In our newly minted culture of political correctness, we now function in a society in which hypersensitivity and an over awareness of potentially offensive discourse threatens to turn down, or even off, the volume on our writing and dialogue. A current and controversial dial, which is presently adjusting the sound, is trigger warnings.
Trigger warnings are a statement identifying a piece of writing, video, etc. as potentially distressing to the viewer.
Trigger warnings appeared on the Internet as early as 2000 (no specific start time could be identified) on message boards and specific communities. The purpose was to alert readers to the potential disturbance that certain graphic material could cause in those with similar traumatic experiences. A forewarning considered useful, helpful and perhaps necessary.
So necessary, it seems, that this movement to protect the sensitivities of others has moved to the real world, specifically, college campuses. Students are requesting, often demanding, that any and all material that discusses race, sexual orientation, disability, colonialism, and torture include warnings.
It ranges from the somewhat reasonable—Rutgers University demanding trigger warnings for books that deal with mistreatment of women and suicide—to the completely ridiculous—Wellesley College students claiming that the sculpture of a man in his underwear could trigger thoughts of “sexual assault.”
So, why trigger warnings?
Trigger warnings are a method to help those who have felt victimized not feel further mistreated by having to relive a painful experience through a piece of writing or film. A rape survivor may have the trauma of their experience “triggered” by reading material that describes and/or discusses rape or the brutalization of a woman.
The function of a trigger warning is to stop the potential of re-traumatizing someone who suffers with PTSD. In essence, these warnings are a way to avoid psychological harm. But are they actually causing more damage?
I must first state that as a mother I understand the need to protect and safeguard another person from a potentially emotionally and/or psychologically damaging experience or even the knowledge of the possibility. On the many nights I have sat bedside reading to my children, I have had an internal debate.
Scanning the paragraphs of fairy tales, historical fiction and comics, I struggle to decide if I should read the words as written or change them slightly. Do I tell my four-year-old that the wolf eats little Red Riding Hood’s grandmother? Do I tell my third grader that Nazis killed millions of Jews?
Looking into their innocent, wide eyes, my heart wants to secret every scary, sad and threatening word from their knowing. Instead, after a deep breath and a big swallow, I read each word written. I know that what hurts them more is keeping the truth from them. Shielding them from the reality of pain they will surely, at some point, face. I choose to share these words and stories so that I can help guide them through the understanding of what they mean—to them and to the world.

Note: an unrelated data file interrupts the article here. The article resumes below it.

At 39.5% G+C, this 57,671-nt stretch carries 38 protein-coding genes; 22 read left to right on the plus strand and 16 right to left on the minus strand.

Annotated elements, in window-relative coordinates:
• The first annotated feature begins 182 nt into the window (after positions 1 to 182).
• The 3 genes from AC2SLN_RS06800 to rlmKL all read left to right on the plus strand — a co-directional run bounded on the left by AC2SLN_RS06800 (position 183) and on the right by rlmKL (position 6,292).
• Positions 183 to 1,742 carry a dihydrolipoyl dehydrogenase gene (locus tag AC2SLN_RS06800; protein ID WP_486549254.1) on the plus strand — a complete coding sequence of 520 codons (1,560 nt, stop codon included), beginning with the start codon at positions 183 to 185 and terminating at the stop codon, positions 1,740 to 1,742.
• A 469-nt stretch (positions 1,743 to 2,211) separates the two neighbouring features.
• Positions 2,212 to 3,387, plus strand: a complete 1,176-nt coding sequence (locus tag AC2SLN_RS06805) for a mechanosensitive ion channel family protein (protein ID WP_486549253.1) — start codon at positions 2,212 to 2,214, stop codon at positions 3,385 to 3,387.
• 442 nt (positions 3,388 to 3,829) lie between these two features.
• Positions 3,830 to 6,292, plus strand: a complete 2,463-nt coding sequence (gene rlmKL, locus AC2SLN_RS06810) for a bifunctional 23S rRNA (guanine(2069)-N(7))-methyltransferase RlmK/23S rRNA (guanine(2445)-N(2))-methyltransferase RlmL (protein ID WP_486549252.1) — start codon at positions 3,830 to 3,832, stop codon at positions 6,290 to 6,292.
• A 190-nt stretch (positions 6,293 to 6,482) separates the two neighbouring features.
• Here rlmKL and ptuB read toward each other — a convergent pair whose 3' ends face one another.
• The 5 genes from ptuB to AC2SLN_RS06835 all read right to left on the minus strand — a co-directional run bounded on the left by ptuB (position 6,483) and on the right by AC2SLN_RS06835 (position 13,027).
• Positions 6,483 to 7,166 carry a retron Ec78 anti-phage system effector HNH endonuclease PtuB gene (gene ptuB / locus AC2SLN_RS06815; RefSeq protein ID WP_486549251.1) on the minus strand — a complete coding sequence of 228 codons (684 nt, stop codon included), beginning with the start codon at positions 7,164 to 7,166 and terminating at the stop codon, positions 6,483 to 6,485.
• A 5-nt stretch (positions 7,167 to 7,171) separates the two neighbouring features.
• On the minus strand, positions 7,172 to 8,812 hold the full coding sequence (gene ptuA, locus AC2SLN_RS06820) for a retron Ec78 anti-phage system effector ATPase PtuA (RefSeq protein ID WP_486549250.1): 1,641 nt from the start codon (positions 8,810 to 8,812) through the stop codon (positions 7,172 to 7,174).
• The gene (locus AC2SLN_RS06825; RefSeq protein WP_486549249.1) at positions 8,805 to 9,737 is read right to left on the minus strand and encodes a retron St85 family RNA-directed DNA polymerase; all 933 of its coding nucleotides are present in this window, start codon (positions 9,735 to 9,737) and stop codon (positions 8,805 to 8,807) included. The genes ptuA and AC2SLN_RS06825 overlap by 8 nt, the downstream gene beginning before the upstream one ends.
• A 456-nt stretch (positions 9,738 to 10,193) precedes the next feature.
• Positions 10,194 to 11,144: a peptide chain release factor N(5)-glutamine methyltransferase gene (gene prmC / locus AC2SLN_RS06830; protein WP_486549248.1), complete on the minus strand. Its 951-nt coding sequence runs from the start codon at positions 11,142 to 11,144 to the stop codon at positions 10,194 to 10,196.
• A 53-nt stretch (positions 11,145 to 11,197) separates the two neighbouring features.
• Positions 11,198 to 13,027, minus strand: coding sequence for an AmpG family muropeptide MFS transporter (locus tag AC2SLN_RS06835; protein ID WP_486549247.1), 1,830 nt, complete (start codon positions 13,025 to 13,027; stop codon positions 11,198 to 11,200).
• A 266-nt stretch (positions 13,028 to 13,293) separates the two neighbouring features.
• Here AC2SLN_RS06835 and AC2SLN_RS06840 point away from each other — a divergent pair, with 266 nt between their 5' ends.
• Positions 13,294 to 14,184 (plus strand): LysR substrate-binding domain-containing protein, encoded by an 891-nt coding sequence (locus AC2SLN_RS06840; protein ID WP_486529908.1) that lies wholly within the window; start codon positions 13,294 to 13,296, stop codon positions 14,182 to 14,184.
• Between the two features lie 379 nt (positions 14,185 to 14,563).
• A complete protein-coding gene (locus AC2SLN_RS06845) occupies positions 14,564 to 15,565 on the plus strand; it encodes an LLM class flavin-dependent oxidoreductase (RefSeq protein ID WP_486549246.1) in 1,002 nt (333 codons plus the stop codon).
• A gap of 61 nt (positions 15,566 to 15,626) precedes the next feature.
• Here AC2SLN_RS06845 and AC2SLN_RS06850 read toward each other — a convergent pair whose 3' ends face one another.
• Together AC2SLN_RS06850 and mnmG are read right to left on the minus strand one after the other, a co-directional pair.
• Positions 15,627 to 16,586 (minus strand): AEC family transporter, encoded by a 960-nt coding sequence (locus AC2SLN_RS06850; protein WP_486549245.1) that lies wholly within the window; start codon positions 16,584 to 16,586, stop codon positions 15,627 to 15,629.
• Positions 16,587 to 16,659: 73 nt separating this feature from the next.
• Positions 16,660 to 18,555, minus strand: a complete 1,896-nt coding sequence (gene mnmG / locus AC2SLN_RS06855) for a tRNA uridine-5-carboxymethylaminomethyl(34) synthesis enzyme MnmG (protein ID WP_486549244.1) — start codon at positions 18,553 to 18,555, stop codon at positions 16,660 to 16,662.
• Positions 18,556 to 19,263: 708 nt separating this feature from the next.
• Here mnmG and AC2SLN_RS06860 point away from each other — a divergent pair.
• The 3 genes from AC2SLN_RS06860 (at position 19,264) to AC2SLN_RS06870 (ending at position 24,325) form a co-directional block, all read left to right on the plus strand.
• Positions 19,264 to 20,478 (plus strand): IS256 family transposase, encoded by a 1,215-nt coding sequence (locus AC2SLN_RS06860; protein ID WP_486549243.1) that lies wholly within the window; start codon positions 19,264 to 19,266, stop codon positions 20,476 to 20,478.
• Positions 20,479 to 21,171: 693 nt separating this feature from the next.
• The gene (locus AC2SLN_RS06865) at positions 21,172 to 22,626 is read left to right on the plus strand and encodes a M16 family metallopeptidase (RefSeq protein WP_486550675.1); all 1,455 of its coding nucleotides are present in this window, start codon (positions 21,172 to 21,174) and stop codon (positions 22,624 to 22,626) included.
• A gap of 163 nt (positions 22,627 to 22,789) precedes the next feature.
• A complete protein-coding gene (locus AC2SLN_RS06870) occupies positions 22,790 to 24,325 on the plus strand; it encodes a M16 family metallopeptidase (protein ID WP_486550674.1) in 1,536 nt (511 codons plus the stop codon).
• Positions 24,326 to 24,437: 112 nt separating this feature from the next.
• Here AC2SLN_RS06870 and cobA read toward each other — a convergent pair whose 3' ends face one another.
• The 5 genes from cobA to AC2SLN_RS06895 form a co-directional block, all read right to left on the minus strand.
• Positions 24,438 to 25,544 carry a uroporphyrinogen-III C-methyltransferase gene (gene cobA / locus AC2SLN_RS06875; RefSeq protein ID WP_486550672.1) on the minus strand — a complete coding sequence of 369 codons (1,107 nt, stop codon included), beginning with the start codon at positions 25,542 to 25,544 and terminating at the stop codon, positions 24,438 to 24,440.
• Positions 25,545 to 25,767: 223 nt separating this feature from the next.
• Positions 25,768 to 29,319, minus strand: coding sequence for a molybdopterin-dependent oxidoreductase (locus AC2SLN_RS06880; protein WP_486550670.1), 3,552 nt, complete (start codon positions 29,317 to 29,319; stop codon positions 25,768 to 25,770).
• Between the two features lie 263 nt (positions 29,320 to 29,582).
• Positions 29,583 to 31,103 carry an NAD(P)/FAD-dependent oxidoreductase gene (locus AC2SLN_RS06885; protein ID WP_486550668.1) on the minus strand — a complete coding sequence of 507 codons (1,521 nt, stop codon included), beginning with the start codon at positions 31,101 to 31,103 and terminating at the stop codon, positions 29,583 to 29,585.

I realize that trigger words are created to protect those who have suffered trauma. However, does stifling the dialogue lessen the pain of their experience? And more importantly, what happens when we stop the discourse—refuse to have the conversation?
As a writer, it is a disconcerting concept. Although my sensitivities for my readers are a consideration, I never want to be thwarted in writing because I fear the offense of others. Art—true art—is a medium in which to generate dialogue about a multitude of subjects and in those the controversial nuances buried in their layers. The sterilization even in the form of a caveat creates a slippery slope that threatens to roll both the writer and their work down a hill where at the bottom censorship lies in wait.
Book banning is not an archaic practice of the past. Even today, books are banned. As the American Library Association notes, books are usually banned “with the best intentions—to protect others, frequently children, from difficult ideas and information.” But in effort to protect, is our culture actually causing harm?
If we stifle the dialogue about controversial topics such as race, gender, and religious beliefs, do we not silence those who actually would benefit from speaking out, telling their truth? If we treat others as though they are weak, pandering to the protection of their perceived fragility, are we not ensuring that they don’t grow stronger? If we think of ourselves as powerless, do we not become so?
Narrowing to what we are exposed only heightens our vulnerability to the realities of the world. There are no trigger warnings in life. Car accidents, death of a loved one, disease—all comes without warning or a shield in which to protect us. What we do have, though, are stories to start dialogues, continue conversations and provide us with a means to try to understand, help and ultimately heal.
As a mother and a writer, I know that the world will not bend to accommodate the delicacy of our human nature. Therefore, I believe it is not only necessary but also imperative that in our effort to protect, we don’t lay waste to the very tool—literature—that will help us build stronger defenses emotionally and psychologically within ourselves and together.
Thank you for reading. I look forward to your comments.